I have two vintage red and green quilts from the mid-1800's. They will time-share the guest room bed for the holidays; each getting about a week to be on-stage. Both are old enough, and fragile enough, that they need to be removed if someone is going to use the bed.
|88" x 88"|
The Irish Chain done in plain white, turkey red and a green print is a simple graphic delight; one of the very earliest pieced quilt designs.
It's densely hand quilted and has red piping in the binding, a treatment most common between 1840-1880 according to Barbara Brackman in Clues in the Calico.
Double line quilting in the white open areas alternates between a double diagonal grid and double overlapping wineglasses spaced a mere 1/8" apart.
Straight lines are quilted through the 'chain'.
Here you can see the piping, all fabrics and all quilting motifs.
When I first laid it on the bed I noticed that there was a greenish tinge to the background fabric. It's been used and washed in its life but probably stored for many years. The most likely explanation is that the green print had 'crocked' - not bled or run - but rubbed off, onto the creamy white. It bothered me. But this is an OLD quilt. Washing it would be a real risk. I needed to give this some serious thought.
After several years - yes really - I decided to take the risk. I was aware that I could ruin it but whatever happened it would be a learning experience and I was not happy with it the way it was.
I use my top-loading washer leaving the lid open. With the diluted Orvus soap and water already in the machine, I gently immerse the quilt and move it up and down by hand - I do not let the machine agitate. After it sits awhile I gently push it up and down again.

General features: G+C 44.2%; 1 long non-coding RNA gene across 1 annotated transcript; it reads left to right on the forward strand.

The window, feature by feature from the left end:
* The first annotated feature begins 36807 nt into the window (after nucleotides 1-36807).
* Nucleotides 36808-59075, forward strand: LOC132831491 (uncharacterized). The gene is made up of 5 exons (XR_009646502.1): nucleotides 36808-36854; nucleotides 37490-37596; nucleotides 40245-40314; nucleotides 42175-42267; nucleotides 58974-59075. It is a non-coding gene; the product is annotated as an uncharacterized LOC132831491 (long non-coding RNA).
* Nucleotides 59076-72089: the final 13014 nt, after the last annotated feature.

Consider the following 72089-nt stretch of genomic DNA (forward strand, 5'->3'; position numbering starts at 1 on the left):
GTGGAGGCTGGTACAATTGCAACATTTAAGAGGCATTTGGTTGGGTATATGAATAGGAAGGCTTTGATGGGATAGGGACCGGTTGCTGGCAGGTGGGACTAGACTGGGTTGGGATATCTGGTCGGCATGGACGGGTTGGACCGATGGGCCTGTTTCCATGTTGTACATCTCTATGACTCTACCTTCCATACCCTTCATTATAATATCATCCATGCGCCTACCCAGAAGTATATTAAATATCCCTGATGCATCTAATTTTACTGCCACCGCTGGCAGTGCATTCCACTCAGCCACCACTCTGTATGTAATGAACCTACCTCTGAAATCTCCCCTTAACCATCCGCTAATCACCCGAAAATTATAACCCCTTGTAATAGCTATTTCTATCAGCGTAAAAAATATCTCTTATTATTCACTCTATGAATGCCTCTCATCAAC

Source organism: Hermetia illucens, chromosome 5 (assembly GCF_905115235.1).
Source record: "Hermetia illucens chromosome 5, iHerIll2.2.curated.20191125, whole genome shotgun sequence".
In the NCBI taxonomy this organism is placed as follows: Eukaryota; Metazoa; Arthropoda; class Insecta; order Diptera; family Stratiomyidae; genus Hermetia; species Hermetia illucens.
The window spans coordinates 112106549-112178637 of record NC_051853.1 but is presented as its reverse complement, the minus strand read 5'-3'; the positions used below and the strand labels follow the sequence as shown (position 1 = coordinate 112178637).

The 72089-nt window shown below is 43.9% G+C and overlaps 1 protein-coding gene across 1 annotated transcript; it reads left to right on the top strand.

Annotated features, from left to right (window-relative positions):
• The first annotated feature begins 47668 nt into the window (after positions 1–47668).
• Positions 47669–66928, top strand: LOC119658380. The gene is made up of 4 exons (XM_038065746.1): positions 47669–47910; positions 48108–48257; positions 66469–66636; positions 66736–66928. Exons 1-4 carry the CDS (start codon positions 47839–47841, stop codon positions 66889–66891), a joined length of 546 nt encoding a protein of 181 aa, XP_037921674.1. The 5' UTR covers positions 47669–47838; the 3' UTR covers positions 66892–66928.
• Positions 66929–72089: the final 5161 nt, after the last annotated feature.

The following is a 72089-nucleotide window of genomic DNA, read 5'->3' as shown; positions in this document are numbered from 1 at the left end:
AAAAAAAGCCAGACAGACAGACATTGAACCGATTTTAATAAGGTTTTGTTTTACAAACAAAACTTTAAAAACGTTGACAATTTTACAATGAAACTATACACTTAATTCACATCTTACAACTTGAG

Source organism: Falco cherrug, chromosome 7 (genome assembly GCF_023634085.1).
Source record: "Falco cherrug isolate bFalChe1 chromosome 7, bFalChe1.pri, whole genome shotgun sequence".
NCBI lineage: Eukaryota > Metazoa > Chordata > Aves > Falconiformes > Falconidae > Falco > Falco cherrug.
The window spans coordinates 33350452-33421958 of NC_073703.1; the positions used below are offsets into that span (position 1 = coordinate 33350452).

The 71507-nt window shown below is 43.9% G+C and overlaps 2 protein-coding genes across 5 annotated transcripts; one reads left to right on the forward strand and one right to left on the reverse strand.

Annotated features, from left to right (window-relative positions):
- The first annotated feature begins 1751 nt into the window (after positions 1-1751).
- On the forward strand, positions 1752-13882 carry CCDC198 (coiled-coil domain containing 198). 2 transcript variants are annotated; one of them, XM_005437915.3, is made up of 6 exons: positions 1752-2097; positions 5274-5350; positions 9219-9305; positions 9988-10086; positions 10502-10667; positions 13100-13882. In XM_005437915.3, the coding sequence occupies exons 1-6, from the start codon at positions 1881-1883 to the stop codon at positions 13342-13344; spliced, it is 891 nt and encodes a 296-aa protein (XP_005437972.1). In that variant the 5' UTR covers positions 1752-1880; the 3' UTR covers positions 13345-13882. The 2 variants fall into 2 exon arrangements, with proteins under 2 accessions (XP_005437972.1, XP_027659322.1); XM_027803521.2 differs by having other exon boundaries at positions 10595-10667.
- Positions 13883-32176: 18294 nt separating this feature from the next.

The water quickly turned almost black! I drained that water, refilled the tub and repeated the process.
After rinsing in clear water one or two times I use the gentlest spin - positioning the textile at the outer edges of the tub to minimize pressure on it. Removing the excess water is important as the stitches and fabrics are even more fragile when wet and heavy.
I then carefully remove it, blot it gently with large clean white towels and lay it flat to dry; first out on our deck but then on the grass with a clean sheet under it. I also put a clean sheet over the top and weight it down to avoid accidents with birds or other debris in the air but for the photo I took it off.
When nearly dry I put it in my dryer with NO heat - just air fluff for about 5 minutes. This causes the batting to fluff up and removes some of the wrinkles from drying flat. Perhaps some of you are fainting by now....but
Ta-Da! Success. The green tinge was gone - the quilting really stood out and the quilt was clean. If there was slight loss in some of the turkey red fabric, which was quite worn to start with, the overall look and removing the soil and the greenish tinge made that worth it to me.
I advocate careful methods and due consideration before washing any older quilt but I also believe that storing a 'dirty' quilt is not good for it. Luckily, in this case, I had good results!
|Center Stage - What a show off!|
Coming Soon: Red and Green II - An Applique